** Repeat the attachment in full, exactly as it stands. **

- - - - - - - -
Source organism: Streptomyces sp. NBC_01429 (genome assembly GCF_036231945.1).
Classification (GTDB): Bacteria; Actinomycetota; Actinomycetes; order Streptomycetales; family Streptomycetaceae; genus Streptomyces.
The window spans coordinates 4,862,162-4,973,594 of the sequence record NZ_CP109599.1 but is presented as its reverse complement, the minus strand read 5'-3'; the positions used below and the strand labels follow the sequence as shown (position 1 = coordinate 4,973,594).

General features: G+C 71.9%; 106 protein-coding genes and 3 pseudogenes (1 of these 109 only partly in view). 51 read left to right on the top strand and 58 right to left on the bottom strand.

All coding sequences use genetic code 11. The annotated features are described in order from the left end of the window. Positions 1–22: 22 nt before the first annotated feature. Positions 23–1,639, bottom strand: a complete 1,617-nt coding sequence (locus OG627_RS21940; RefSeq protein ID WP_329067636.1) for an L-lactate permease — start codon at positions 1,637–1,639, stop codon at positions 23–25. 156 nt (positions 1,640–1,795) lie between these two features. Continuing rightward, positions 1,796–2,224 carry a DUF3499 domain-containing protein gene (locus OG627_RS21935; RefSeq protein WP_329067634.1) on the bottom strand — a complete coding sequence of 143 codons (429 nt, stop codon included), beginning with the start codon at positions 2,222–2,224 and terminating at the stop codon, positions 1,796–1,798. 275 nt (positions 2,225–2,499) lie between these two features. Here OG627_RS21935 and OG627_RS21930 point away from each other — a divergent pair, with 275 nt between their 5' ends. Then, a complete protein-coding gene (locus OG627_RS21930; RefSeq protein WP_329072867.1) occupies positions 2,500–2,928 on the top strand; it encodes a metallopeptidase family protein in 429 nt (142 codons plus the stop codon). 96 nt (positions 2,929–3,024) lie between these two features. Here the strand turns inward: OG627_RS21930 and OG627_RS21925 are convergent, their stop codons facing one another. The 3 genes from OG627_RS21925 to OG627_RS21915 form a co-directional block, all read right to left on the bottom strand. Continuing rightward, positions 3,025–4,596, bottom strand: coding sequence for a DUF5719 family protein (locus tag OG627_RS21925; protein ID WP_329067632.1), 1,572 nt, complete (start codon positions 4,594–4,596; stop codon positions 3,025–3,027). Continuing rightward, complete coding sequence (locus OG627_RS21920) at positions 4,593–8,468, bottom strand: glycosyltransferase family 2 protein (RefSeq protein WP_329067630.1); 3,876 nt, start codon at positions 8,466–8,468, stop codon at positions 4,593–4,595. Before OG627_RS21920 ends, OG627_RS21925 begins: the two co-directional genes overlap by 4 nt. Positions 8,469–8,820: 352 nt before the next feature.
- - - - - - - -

Source organism: Streptomyces sp. NBC_01429 (genome assembly GCF_036231945.1).
Classification (GTDB): Bacteria; Actinomycetota; Actinomycetes; order Streptomycetales; family Streptomycetaceae; genus Streptomyces.
The window spans coordinates 4,862,162-4,973,594 of the sequence record NZ_CP109599.1 but is presented as its reverse complement, the minus strand read 5'-3'; the positions used below and the strand labels follow the sequence as shown (position 1 = coordinate 4,973,594).

General features: G+C 71.9%; 106 protein-coding genes and 3 pseudogenes (1 of these 109 only partly in view). 51 read left to right on the top strand and 58 right to left on the bottom strand.

All coding sequences use genetic code 11. The annotated features are described in order from the left end of the window. Positions 1–22: 22 nt before the first annotated feature. Positions 23–1,639, bottom strand: a complete 1,617-nt coding sequence (locus OG627_RS21940; RefSeq protein ID WP_329067636.1) for an L-lactate permease — start codon at positions 1,637–1,639, stop codon at positions 23–25. 156 nt (positions 1,640–1,795) lie between these two features. Continuing rightward, positions 1,796–2,224 carry a DUF3499 domain-containing protein gene (locus OG627_RS21935; RefSeq protein WP_329067634.1) on the bottom strand — a complete coding sequence of 143 codons (429 nt, stop codon included), beginning with the start codon at positions 2,222–2,224 and terminating at the stop codon, positions 1,796–1,798. 275 nt (positions 2,225–2,499) lie between these two features. Here OG627_RS21935 and OG627_RS21930 point away from each other — a divergent pair, with 275 nt between their 5' ends. Then, a complete protein-coding gene (locus OG627_RS21930; RefSeq protein WP_329072867.1) occupies positions 2,500–2,928 on the top strand; it encodes a metallopeptidase family protein in 429 nt (142 codons plus the stop codon). 96 nt (positions 2,929–3,024) lie between these two features. Here the strand turns inward: OG627_RS21930 and OG627_RS21925 are convergent, their stop codons facing one another. The 3 genes from OG627_RS21925 to OG627_RS21915 form a co-directional block, all read right to left on the bottom strand. Continuing rightward, positions 3,025–4,596, bottom strand: coding sequence for a DUF5719 family protein (locus tag OG627_RS21925; protein ID WP_329067632.1), 1,572 nt, complete (start codon positions 4,594–4,596; stop codon positions 3,025–3,027). Continuing rightward, complete coding sequence (locus OG627_RS21920) at positions 4,593–8,468, bottom strand: glycosyltransferase family 2 protein (RefSeq protein WP_329067630.1); 3,876 nt, start codon at positions 8,466–8,468, stop codon at positions 4,593–4,595. Before OG627_RS21920 ends, OG627_RS21925 begins: the two co-directional genes overlap by 4 nt. Positions 8,469–8,820: 352 nt before the next feature.